Snowshoeing for beginners – A guide

Snowshoeing is one of the fastest growing sports in North America, and many people are still discovering the sport while navigating through tons of information on the different outdoor/winter/hiking forums and websites. Questions arise about which trails fit with a person’s ability, interests, and accessibility, coupled with the unusual snowfall this season, and its uncertain effect on the trails.
Nature PhotoHikes has been busy organising weekly snowshoeing to various local mountains for almost 2 months now. In keeping with our philosophy of making our events accessible to everyone, we started with easy, beginner’s snowshoeing and are gradually building up to harder, longer ones. Since we’re in the intermediate stage now, here’s some advice for the beginners to get up to speed so that they can practise and attend the more advanced events coming up.

Snowshoeing on Mt. Seymour, an intermediate trail

One of the benefits of snowshoeing is, unlike most winter sports like skiing and boarding, it’s inexpensive. All you need is a pair of snowshoes, whether renting from stores like MEC and Sportjunkies, or buying. Renting from outlets is cheaper than the mountain resorts but you have to book ahead of time. If you’re buying, quality and brand name is important so expect to spend at least $100.
Once you have your shoes, next is choosing a trail. In my 7+ years of snowshoeing, I’ve never paid for a trail since there are numerous ones for free. If you’re on a mountain resort like Seymour or Cypress, yes they have groomed trails that require an entry fee; but right next to those trails are free ones belonging to BC Parks. For example, Seymour has Dog Mountain and First and Second Peaks. Cypress has Hollyburn, Bowen Lookout, Eagle Bluffs, etc. I avoid Grouse Mountain just because you have to pay for the gondola ride alone. If you must pay for gondolas, the Sea to Sky trails are much nicer and there’s more to choose from based on levels.

View on top of Dog Mountain, an easy and popular snowshoeing trail

Here’s a breakdown of the most popular trails – based on accessibility, overall cost, level of difficulty and ‘fun factor’. This is only my list, and others may have different opinions. Suggestions are welcome 🙂
1. Cypress loop: Most people will list #2 as the easiest but I’ve seen some people struggle with it if they’re completely new to snowshoeing. This trail, which is next to the alpine circuit, is definitely easier, as there’s absolutely no elevation gain. It’s also more accessible because you can either drive or take the shuttle.
2. Dog Mountain: By far the most popular beginner’s trail (we know, because we’ve done it three times already!), this is a great introduction to snowshoeing. The viewpoint at the top is worthwhile, but the remaining trail is still amazing in poor weather. The other reason I’ve not listed this as #1 is that you’ll have to take the shuttle as Mt. Seymour doesn’t allow cars to go up. Speaking of shuttles, I find the Cypress ones – although expensive – are more comfortable, have more pick up spots and run more frequently than the Seymour ones. But if you like riding in big yellow school buses (yes, I’m talking to all the non-Canadian/American ones on here) then this trip might be worth it.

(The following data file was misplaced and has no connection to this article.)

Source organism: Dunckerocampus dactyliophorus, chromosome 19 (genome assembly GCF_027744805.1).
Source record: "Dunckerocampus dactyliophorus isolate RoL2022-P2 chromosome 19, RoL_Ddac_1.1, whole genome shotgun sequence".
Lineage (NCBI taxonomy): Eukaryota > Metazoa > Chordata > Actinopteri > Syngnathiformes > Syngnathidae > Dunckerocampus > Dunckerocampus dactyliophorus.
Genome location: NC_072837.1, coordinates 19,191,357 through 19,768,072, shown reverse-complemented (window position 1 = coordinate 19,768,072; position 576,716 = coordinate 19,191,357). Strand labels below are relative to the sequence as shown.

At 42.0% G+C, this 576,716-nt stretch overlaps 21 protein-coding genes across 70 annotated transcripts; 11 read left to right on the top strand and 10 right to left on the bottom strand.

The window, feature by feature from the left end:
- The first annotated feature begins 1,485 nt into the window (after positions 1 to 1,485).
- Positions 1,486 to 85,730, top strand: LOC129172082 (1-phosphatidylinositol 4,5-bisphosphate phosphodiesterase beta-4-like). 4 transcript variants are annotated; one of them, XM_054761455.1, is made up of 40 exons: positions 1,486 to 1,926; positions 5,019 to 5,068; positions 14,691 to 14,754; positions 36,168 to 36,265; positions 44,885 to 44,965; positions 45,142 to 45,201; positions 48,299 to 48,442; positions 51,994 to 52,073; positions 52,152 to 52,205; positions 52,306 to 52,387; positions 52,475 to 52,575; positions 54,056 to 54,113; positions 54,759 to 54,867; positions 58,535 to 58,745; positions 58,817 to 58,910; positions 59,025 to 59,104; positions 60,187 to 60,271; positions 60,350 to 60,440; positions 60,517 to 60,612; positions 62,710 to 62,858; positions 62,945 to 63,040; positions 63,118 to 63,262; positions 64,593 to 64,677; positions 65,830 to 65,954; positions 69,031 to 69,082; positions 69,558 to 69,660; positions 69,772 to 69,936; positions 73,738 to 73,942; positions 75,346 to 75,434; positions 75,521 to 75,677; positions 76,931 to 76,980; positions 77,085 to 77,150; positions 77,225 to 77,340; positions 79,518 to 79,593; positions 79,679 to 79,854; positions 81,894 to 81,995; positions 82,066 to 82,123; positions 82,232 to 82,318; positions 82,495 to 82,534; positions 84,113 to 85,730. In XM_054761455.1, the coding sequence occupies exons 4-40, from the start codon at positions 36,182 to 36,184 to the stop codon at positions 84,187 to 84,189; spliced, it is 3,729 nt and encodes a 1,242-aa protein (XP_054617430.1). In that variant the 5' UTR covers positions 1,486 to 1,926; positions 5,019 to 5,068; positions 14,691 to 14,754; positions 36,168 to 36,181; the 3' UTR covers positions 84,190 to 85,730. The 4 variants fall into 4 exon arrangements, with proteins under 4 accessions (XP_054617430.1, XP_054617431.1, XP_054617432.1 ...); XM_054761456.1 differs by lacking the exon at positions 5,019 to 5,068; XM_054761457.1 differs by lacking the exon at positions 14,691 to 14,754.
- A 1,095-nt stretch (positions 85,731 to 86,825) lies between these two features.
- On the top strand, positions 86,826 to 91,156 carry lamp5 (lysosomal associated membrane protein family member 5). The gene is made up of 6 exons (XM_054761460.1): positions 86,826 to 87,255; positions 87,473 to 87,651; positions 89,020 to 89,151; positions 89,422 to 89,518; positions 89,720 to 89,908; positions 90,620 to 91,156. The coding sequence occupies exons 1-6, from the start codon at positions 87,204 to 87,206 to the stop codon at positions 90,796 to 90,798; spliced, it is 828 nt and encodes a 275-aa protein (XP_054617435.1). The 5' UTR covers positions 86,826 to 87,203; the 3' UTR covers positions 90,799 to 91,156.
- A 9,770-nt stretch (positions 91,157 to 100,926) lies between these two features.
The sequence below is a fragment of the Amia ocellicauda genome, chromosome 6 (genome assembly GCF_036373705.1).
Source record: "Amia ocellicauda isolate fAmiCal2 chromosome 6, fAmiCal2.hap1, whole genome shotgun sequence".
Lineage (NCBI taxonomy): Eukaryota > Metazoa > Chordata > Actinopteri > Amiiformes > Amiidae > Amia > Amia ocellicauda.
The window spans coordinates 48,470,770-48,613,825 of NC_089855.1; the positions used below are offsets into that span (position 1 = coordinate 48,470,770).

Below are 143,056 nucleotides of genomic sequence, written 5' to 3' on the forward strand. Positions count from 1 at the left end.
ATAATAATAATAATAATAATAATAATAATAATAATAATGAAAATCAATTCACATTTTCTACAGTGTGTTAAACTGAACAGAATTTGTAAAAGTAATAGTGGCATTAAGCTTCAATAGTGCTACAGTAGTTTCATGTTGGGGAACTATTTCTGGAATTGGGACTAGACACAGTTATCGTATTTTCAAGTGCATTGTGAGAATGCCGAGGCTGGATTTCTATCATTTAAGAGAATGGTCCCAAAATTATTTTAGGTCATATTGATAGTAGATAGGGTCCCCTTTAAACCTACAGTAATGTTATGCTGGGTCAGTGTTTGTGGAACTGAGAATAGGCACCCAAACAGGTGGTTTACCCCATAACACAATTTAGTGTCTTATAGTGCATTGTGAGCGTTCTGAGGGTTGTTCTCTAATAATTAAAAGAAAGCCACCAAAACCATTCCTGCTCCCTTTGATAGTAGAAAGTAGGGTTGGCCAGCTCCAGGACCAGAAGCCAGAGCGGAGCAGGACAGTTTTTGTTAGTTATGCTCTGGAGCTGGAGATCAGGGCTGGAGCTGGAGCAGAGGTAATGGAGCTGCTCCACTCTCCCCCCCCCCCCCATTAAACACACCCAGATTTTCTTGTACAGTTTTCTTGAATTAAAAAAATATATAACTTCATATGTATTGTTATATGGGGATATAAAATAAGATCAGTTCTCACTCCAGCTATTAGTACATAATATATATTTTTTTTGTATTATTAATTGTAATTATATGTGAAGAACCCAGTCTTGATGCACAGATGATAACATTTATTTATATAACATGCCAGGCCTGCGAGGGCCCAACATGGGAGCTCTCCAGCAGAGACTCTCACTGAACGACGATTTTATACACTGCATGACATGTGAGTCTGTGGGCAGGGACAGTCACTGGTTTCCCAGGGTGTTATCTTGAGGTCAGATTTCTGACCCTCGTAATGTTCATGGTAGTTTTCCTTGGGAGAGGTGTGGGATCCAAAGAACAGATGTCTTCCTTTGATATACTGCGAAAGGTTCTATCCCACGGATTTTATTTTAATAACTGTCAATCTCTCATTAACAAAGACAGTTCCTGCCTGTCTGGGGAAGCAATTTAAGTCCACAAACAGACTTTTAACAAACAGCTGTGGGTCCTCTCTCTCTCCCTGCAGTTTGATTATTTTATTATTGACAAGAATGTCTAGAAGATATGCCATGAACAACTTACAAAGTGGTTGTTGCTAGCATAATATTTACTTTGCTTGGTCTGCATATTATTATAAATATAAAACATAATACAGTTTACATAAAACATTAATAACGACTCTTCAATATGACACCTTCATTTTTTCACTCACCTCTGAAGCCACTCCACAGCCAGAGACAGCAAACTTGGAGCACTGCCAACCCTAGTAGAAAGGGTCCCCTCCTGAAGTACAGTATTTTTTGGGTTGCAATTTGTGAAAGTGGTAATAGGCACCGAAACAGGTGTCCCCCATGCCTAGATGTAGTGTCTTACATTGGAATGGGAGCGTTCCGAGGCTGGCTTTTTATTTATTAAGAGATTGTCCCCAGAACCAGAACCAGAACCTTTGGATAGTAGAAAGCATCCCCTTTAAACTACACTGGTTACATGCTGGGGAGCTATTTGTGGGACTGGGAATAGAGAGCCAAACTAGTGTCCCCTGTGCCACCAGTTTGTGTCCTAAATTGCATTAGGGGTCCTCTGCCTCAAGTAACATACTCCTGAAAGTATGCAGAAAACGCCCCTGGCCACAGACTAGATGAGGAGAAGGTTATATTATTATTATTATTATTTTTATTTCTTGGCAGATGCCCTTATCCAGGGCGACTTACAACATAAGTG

3. Bowen Lookout: Again on Cypress, this is an extension of the loop that ends in a bit of an incline at the end. Still easy by our standards, this is good practise for taking it up a notch while finishing with a great viewpoint.

Moonlight snowshoeing in Hollyburn

4. Hollyburn: Located in the nordic area of Cypress (it has both a nordic and alpine area, whereas Seymour has one), this trail is also a crowd favourite due to it having two sections. One can go up a steady but easily manageable trail up to the top of the nordic slope, where you can see amazing views of the city. This is especially beautiful when done at night, under a full moon! And for those willing to take it up a notch, you can continue up a fairly steep second section that ends with spectacular views. Even in poor weather, you can enjoy the return trip as you slide down the slopes!
5. Mt. Seymour, 1st and 2nd peaks: For ease of accessibility, a good workout, relatively short with amazing viewpoints, Mount Seymour’s snowshoeing trail can’t be beat! You can choose to do the first peak only, or be more adventurous and tackle the second too. On a nice day, you can stop and take in the view from several points. This being a longer trail, it’s possible for you to catch the sunset towards the end as well. This is also a great practise for harder and longer trails. As I love sliding down mountains, I find this trail has the best ‘luge tracks’!
That’s a good summary of cost-effective, accessible and fairly easy trails, but there’s plenty more. As we continue with harder and longer trails, it’s possible we can revisit some of these if people are interested. However, with only so many weekends left before the snow melts, we still have lots to cover: Rainbow, Joffre, Wedgemount, Garibaldi, Elfin are all coming up so hope to see you at one of those events!

    © Nature Photo Hikes 2017. All rights reserved.